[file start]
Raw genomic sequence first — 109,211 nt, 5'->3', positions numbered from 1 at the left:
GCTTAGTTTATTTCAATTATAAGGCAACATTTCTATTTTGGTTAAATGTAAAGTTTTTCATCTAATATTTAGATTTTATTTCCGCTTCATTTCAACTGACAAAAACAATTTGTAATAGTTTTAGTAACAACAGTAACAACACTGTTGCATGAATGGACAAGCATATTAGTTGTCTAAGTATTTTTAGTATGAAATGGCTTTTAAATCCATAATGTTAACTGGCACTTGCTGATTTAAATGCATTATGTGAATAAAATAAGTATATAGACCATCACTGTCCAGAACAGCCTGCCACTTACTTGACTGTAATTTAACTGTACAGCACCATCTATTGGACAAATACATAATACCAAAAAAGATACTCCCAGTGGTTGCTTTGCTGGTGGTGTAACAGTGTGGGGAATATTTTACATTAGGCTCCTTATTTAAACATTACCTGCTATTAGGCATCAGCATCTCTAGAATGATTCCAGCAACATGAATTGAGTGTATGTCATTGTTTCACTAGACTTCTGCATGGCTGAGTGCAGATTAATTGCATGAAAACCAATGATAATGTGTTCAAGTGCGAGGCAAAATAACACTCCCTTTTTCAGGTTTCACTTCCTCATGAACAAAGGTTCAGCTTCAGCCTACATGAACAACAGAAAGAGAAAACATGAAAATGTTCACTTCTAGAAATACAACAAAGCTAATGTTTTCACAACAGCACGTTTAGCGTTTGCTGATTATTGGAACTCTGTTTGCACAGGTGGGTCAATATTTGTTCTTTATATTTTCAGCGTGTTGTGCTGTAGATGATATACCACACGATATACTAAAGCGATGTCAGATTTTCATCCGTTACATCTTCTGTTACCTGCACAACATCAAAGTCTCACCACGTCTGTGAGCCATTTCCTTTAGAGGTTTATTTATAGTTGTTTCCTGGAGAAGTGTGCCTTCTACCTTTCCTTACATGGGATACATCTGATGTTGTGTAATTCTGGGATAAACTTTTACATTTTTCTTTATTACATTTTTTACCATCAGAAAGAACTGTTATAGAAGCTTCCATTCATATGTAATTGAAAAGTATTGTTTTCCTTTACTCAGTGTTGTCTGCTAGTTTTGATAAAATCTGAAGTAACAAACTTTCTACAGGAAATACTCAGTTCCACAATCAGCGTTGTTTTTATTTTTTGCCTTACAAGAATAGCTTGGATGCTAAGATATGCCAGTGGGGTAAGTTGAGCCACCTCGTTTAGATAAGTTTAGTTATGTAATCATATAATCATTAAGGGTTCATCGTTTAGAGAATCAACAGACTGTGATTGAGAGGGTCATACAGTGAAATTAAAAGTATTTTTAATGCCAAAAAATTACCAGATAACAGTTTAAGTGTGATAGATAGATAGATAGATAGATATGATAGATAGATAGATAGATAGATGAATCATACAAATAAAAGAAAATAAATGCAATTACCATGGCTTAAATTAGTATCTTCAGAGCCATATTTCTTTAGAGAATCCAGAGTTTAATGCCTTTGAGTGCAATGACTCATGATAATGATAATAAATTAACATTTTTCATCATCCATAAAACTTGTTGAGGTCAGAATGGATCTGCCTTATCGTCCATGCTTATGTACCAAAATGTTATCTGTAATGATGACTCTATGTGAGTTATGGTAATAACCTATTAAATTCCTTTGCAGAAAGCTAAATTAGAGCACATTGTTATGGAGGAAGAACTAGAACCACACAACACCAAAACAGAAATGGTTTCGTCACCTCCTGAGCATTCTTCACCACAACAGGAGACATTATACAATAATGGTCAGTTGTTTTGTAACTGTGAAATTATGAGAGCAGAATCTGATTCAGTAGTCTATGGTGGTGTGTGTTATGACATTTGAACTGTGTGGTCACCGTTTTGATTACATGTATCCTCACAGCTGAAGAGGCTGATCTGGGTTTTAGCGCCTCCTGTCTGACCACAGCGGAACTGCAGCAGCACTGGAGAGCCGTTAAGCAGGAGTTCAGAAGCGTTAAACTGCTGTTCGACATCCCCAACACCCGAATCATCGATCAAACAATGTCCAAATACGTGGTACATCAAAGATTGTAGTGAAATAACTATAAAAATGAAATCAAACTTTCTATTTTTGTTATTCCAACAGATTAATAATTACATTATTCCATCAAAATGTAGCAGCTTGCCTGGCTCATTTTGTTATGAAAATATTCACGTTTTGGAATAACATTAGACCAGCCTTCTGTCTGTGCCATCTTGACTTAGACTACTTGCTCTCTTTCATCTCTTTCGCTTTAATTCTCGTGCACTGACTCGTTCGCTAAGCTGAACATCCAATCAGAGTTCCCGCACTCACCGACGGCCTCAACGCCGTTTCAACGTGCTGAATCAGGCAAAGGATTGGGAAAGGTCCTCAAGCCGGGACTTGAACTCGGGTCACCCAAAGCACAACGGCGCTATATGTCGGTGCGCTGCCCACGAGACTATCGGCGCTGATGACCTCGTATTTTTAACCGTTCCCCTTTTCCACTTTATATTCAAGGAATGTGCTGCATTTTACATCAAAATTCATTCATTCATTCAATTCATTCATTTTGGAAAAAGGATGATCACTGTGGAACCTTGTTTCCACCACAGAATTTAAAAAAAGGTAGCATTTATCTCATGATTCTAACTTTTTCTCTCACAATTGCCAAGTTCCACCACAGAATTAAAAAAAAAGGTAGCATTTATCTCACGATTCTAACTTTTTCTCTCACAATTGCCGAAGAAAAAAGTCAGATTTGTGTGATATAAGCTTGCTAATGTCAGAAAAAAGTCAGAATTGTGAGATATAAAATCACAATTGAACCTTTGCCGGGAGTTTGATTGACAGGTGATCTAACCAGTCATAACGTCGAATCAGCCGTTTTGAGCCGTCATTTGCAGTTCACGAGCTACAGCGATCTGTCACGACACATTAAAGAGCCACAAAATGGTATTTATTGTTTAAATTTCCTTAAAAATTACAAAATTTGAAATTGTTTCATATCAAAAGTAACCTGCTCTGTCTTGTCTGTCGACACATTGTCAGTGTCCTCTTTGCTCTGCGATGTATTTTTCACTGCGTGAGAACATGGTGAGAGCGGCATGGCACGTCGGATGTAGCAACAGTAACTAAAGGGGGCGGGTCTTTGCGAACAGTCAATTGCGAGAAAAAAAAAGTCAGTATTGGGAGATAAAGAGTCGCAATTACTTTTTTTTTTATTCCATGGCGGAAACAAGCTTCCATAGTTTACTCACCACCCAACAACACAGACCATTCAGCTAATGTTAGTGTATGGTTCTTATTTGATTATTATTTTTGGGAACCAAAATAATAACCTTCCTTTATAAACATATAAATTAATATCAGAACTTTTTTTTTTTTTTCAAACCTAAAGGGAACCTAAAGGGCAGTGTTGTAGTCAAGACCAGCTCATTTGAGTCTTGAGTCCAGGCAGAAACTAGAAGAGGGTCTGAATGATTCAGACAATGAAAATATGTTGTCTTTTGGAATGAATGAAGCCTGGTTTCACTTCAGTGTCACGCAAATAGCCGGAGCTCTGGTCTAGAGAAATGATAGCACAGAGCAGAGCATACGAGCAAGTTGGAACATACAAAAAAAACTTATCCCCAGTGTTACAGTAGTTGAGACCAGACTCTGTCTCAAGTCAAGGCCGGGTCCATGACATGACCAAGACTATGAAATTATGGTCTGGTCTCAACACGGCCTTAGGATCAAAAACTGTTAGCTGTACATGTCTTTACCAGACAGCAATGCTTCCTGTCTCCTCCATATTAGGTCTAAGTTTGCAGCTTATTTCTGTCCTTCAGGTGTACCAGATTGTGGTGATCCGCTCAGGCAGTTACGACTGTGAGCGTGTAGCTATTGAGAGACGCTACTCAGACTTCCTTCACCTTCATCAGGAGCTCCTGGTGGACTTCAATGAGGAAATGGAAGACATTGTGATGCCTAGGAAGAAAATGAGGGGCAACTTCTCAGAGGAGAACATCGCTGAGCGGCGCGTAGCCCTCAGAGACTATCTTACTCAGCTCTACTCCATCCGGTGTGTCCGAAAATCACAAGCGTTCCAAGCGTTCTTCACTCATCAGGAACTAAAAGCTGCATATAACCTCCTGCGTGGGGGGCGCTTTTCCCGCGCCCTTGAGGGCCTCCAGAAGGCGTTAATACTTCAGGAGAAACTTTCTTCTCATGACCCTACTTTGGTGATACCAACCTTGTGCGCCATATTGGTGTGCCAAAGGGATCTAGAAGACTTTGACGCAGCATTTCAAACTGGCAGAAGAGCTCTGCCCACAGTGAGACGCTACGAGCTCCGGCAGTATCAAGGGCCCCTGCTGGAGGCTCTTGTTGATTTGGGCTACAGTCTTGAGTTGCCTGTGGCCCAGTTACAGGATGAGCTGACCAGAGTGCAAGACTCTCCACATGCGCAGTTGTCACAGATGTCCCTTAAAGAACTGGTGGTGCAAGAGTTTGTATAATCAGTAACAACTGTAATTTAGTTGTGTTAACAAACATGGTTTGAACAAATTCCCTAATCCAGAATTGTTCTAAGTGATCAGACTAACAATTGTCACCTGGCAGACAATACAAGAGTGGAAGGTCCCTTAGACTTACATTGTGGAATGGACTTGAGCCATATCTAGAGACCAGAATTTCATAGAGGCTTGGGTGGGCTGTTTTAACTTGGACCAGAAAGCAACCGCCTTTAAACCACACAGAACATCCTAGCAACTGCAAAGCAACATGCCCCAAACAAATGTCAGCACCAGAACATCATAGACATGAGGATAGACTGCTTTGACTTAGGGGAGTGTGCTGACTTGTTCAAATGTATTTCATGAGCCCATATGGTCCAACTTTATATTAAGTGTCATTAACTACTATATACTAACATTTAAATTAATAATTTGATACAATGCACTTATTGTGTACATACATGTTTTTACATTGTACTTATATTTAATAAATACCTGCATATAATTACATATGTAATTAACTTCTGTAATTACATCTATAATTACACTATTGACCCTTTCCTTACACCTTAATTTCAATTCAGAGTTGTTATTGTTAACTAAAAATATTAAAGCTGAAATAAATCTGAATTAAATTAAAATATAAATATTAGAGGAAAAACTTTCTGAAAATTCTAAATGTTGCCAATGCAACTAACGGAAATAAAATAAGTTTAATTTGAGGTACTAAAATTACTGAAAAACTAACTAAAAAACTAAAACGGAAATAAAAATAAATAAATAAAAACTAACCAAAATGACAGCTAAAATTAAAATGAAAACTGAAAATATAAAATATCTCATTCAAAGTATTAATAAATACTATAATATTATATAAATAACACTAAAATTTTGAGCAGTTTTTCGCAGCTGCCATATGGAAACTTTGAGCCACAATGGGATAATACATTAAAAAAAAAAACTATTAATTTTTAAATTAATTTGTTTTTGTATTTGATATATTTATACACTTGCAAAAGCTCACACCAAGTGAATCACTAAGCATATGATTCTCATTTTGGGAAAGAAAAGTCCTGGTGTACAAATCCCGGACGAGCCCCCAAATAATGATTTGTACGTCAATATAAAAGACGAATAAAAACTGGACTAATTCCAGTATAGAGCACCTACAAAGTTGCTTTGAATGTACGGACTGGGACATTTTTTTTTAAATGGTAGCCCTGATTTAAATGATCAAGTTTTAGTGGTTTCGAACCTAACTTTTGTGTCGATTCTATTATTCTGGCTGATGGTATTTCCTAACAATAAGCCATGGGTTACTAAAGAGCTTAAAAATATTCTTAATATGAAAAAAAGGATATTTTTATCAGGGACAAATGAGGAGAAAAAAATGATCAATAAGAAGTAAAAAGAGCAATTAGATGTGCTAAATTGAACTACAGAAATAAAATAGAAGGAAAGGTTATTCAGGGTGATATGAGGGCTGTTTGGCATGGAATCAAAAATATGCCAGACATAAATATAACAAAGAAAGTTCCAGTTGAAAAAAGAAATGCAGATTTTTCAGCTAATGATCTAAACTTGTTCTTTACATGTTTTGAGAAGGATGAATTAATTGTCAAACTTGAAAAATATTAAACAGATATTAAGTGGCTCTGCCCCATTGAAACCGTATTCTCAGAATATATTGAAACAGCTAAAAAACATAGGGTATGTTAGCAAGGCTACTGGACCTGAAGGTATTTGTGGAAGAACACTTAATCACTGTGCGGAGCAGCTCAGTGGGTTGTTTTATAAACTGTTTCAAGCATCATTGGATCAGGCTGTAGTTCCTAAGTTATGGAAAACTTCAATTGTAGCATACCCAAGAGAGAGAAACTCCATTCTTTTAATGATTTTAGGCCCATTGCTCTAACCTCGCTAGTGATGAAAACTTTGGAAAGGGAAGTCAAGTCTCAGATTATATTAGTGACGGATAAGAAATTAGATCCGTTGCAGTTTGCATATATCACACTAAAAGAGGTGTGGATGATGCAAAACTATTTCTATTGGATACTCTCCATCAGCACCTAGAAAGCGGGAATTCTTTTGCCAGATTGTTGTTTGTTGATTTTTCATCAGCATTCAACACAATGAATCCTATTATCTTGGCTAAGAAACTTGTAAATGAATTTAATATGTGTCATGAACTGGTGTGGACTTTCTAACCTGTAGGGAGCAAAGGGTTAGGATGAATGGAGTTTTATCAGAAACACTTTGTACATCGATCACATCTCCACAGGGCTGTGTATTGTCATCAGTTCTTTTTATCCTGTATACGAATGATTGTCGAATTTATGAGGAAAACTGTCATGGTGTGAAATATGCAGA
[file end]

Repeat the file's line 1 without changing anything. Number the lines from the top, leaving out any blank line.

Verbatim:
Raw genomic sequence first — 109,211 nt, 5'->3', positions numbered from 1 at the left: